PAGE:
Making the Unaccountable Internet: The Changing Meaning of Accounting in the Design of the Early ARPANET

A. Feder Cooper and Gili Vidan
Preprint


Accountability in an Algorithmic Society: Relationality, Responsibility, and Robustness in Machine Learning

A. Feder Cooper, Benjamin Laufer, Emanuel Moss, and Helen Nissenbaum
Preprint


A National Program for Building Artificial Intelligence within Communities

Fernando A. Delgado
Federation of American Scientists (2021)


Sociotechnical Design in Legal Algorithmic Decision-Making

Fernando A. Delgado
Companion Publication of the ACM 2020 Conference on Computer Supported Cooperative Work and Social Computing (CSCW 2020 Companion)


Articulating a Community-Centered Research Agenda for AI Innovation Policy

Fernando A. Delgado and Karen Levy
Cornell Policy Review (2021)


Optimality and Stability in Federated Learning: A Game-theoretic Approach

Kate Donahue and Jon Kleinberg
Advances in Neural Information Processing Systems 34 (NeurIPS 2021)


Better Together?: How Externalities of Size Complicate Notions of Solidarity and Actuarial Fairness

Kate Donahue and Solon Barocas
Proc. 2021 ACM Conference on Fairness, Accountability, and Transparency (FAccT 2021)


Model-sharing Games: Analyzing Federated Learning Under Voluntary Participation

Kate Donahue and Jon Kleinberg
Proc. 35th AAAI Conference on Artificial Intelligence (AAAI 2021)


Computer Vision and Conflicting Values: Describing People with Automated Alt Text

Margot Hanley, Solon Barocas, Karen Levy, Shiri Azenkot, and Helen Nissenbaum
Proc. 2021 AAAI/ACM Conference on AI, Ethics, and Society (AIES 2021)


Allocating Opportunities in a Dynamic Model of Intergenerational Mobility

Best CS Paper Award

Hoda Heidari and Jon Kleinberg
Proc. 2021 ACM Conference on Fairness, Accountability, and Transparency (FAccT 2021)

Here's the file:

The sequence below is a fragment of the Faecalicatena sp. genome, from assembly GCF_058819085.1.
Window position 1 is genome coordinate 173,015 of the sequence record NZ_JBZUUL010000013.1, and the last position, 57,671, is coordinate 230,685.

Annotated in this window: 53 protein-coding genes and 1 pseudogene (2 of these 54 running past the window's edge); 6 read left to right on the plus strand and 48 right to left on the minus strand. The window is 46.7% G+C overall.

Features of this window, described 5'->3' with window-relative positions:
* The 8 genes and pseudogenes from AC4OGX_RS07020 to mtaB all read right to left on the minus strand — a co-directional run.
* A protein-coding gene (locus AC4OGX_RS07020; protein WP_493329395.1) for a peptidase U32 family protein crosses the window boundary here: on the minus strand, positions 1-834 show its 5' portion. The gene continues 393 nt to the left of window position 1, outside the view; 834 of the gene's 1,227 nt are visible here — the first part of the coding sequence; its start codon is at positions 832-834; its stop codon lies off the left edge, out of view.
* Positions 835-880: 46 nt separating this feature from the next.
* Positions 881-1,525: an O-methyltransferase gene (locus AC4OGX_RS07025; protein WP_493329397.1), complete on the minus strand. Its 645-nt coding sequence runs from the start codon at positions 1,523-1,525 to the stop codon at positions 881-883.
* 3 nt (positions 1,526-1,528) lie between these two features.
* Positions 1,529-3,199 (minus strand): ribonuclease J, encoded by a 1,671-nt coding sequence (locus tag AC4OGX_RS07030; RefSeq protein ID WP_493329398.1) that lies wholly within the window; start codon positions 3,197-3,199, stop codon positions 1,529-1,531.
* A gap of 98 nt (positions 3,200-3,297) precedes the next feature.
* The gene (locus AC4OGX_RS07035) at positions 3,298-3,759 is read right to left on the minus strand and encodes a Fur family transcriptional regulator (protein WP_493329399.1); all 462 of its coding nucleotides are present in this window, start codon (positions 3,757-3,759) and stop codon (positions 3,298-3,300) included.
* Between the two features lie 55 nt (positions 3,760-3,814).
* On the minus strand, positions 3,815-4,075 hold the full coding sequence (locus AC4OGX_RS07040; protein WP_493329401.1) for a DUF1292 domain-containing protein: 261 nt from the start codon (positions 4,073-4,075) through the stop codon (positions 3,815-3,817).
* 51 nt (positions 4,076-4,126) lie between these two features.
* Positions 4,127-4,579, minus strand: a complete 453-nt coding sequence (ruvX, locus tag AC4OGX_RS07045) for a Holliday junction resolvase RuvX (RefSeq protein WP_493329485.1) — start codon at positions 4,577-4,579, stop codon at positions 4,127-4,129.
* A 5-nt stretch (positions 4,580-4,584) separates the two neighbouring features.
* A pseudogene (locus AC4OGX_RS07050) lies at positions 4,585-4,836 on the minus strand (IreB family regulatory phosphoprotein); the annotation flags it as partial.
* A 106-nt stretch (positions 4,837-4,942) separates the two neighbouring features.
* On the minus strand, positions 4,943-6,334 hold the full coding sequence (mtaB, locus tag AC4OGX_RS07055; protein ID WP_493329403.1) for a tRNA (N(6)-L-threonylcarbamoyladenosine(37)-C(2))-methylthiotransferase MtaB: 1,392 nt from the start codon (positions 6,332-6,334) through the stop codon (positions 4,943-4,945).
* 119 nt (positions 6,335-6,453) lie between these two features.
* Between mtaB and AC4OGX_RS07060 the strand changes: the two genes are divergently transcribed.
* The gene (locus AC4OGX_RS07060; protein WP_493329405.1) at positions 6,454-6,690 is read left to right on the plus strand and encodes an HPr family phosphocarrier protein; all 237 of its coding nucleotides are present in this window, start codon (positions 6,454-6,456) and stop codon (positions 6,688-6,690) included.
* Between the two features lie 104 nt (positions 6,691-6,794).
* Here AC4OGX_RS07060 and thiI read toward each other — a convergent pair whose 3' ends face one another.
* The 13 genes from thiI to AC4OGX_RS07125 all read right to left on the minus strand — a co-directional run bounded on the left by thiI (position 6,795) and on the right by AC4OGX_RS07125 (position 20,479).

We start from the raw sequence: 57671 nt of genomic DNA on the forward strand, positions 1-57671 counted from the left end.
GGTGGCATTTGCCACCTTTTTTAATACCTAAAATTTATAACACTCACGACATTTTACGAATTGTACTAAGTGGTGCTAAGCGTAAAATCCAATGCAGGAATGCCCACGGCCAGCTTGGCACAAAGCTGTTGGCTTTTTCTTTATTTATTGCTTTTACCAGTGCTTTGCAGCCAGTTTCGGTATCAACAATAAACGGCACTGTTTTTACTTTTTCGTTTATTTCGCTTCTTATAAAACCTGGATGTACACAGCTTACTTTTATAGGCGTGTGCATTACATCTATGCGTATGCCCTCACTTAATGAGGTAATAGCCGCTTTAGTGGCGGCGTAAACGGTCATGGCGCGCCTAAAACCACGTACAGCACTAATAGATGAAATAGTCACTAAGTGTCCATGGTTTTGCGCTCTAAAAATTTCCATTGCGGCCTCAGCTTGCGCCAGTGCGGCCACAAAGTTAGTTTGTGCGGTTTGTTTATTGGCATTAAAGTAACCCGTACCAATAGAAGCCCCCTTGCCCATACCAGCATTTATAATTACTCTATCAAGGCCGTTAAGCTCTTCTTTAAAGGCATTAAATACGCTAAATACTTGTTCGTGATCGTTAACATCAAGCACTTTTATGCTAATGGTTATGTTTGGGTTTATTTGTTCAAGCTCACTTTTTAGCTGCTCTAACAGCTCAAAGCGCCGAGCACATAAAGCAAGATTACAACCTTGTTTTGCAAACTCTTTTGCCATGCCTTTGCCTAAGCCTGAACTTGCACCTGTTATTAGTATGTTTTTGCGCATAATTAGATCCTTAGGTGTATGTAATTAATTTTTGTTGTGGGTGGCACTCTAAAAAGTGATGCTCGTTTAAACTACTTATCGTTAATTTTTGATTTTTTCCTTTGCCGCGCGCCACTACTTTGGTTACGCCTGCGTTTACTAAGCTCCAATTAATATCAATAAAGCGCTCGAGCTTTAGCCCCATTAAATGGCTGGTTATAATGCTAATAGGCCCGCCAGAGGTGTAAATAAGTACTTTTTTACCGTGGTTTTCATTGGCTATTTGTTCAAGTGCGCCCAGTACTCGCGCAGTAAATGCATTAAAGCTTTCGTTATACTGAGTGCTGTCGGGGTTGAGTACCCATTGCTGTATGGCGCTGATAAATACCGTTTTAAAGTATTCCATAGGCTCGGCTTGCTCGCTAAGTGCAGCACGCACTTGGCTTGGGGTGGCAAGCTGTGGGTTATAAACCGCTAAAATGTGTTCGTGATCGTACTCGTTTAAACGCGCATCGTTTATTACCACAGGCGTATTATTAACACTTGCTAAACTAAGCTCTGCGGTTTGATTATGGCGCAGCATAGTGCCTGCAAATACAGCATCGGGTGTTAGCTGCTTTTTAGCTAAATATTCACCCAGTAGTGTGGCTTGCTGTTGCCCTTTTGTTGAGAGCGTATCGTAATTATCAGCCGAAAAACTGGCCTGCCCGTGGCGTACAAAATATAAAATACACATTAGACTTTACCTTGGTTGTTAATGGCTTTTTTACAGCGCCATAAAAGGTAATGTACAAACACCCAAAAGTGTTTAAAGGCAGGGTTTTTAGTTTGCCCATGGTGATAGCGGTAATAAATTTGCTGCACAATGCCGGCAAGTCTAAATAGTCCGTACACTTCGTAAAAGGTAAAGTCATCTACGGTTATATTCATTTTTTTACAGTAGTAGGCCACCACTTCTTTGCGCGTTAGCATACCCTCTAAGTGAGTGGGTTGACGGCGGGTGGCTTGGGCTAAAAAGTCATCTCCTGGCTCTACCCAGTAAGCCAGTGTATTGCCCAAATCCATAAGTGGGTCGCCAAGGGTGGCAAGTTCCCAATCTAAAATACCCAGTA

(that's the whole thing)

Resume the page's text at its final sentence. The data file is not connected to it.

On Modeling Human Perceptions of Allocation Policies with Uncertain Outcomes

Best Paper Award

Hoda Heidari, Solon Barocas, Jon Kleinberg, and Karen Levy
Proc. 2021 ACM Conference on Economics and Computation (EC 2021)


Was “science” on the ballot?

Stephen Hilgartner, J. Benjamin Hurlbut, and Sheila Jasanoff
Science, Vol. 371, Issue 6532 (2021)


Worlds Apart: Technology, Remote Work, and Equity

Aspen Russell and Eitan Frachtenberg
Computer (2021)


Random Graphs with Prescribed K-Core Sequences: A New Null Model for Network Analysis

Katherine Van Koevering, Austin R. Benson, and Jon Kleinberg
Proc. Web Conference 2021 (WWW 2021)


Algorithmic Auditing and Social Justice: Lessons from the History of Audit Studies

Oral Presentation

Briana Vecchione, Solon Barocas, and Karen Levy
Proc. 2021 ACM Conference on Equity and Access in Algorithms, Mechanisms, and Optimization (EAAMO 2021)


Privacy Dependencies

Solon Barocas and Karen Levy
95 Wash. L. Rev. 555 (2020)


Americans’ perceptions of privacy and surveillance in the COVID-19 pandemic

Baobao Zhang, Sarah Kreps, Nina McMurry, and R. Miles McCain
PLOS ONE 15(12) (2020)


2020


Privacy Dependencies

Solon Barocas and Karen Levy
95 Wash. L. Rev. 555 (2020)


Americans’ perceptions of privacy and surveillance in the COVID-19 pandemic

Baobao Zhang, Sarah Kreps, Nina McMurry, and R. Miles McCain
PLOS ONE 15(12) (2020)